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What you need to know for 01/16/2017

Court to hear appeal of ballot count in Malta supervisor race

Court to hear appeal of ballot count in Malta supervisor race

The dispute over whether to count two ballots that will decide the outcome of the Malta town supervi

The dispute over whether to count two ballots that will decide the outcome of the Malta town supervisor’s race will be heard by an appeals court in Albany on Dec. 16.

The Third Department Appellate Division Court will hear arguments that day in Democratic candidate Cynthia Young’s effort to have two votes for her that have been invalidated instead be counted — enough to give her a one-vote upset victory over incumbent Republican Paul Sausville.

State Supreme Court Judge Robert Chauvin in Ballston Spa on Nov. 21 threw out two absentee votes for Young because the voters had written on the back of the ballots, where the state propositions appeared, in violation of a section of state election law.

Young’s attorney has argued that the votes should be counted, because the ballots were clearly marked as votes for Young.

“I was encouraged by literally hundreds of supporters to pursue this,” Young said of the appeal.

As matters stand, incumbent Sausville has a one-vote victory in the race.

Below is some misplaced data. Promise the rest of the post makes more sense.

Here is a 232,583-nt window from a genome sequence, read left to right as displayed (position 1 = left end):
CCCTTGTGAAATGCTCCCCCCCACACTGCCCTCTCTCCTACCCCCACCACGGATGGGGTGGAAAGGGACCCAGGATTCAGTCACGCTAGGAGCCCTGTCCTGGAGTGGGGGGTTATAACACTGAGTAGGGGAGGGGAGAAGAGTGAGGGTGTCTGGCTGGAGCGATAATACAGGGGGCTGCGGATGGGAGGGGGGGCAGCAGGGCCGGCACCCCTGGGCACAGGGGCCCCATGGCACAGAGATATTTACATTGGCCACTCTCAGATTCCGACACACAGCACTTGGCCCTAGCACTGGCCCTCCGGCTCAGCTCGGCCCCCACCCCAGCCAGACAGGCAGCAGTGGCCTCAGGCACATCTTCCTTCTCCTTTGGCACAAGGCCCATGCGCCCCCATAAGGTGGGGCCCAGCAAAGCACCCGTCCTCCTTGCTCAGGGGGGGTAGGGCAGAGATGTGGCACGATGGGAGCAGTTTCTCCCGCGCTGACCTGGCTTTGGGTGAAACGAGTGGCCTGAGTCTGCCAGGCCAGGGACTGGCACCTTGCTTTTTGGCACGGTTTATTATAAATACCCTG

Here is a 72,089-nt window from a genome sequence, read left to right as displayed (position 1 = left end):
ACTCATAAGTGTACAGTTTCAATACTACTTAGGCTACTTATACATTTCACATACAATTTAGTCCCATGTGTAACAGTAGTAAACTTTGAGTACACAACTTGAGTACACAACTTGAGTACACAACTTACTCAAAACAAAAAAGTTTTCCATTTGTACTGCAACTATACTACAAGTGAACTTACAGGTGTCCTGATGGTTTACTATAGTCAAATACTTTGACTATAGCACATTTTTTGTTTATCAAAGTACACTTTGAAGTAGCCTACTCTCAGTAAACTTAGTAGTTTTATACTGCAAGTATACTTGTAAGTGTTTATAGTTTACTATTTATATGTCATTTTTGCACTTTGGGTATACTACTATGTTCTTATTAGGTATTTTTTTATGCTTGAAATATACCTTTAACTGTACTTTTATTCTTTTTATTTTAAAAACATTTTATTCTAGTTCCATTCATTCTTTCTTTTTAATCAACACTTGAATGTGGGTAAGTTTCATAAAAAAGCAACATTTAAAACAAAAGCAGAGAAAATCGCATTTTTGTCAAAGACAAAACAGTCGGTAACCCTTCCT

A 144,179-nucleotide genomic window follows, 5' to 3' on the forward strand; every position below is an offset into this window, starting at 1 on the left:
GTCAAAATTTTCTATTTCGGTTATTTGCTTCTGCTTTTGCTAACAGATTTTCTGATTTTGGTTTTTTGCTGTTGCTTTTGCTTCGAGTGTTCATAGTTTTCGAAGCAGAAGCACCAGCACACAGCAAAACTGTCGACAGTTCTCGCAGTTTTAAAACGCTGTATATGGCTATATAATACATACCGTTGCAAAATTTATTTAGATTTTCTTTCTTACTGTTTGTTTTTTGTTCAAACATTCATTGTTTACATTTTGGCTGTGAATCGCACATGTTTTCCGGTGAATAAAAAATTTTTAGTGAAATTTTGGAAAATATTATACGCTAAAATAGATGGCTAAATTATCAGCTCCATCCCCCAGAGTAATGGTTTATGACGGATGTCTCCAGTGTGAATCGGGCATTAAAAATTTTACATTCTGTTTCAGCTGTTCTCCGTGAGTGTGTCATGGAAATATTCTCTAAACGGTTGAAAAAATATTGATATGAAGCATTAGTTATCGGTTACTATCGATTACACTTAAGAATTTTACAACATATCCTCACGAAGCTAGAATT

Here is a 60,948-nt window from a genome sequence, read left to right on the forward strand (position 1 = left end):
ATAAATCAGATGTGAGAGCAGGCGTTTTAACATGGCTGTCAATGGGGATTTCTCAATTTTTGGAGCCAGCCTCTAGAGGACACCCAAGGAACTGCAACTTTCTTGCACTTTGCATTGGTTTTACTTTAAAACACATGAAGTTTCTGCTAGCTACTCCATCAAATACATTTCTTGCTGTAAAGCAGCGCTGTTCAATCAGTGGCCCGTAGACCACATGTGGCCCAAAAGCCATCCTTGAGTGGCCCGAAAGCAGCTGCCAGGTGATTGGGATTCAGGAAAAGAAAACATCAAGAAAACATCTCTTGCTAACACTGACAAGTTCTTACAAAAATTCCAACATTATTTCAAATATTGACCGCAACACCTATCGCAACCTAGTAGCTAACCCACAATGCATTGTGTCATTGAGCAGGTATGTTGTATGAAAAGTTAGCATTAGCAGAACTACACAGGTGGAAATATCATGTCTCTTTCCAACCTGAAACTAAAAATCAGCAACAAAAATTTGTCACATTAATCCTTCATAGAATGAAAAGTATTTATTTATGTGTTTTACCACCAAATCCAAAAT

The four-term incumbent is in line to chair the Saratoga County Board of Supervisors in 2014 if his victory stands.

Voting machine returns on election night put Young ahead by 13 votes, but her lead shrank to four votes when nearly 90 absentee ballots were opened and counted the following week. Eventually, 21 of 23 disputed ballots were counted, at which point Sausville took his first lead in the race, 1,582 to 1,581.

On the two contested ballots, the words “no vote” were written near one of the ballot propositions; one voter also wrote lettering next to the comment.

Republicans maintain that those markings should invalidate the entire ballot as a matter of law.

Kathleen O’Keefe, a Greene County lawyer representing Young, argued that a similar voter error, if made at a polling place, could be corrected, so voters casting their ballots by mail weren’t receiving the equal protection of the law.

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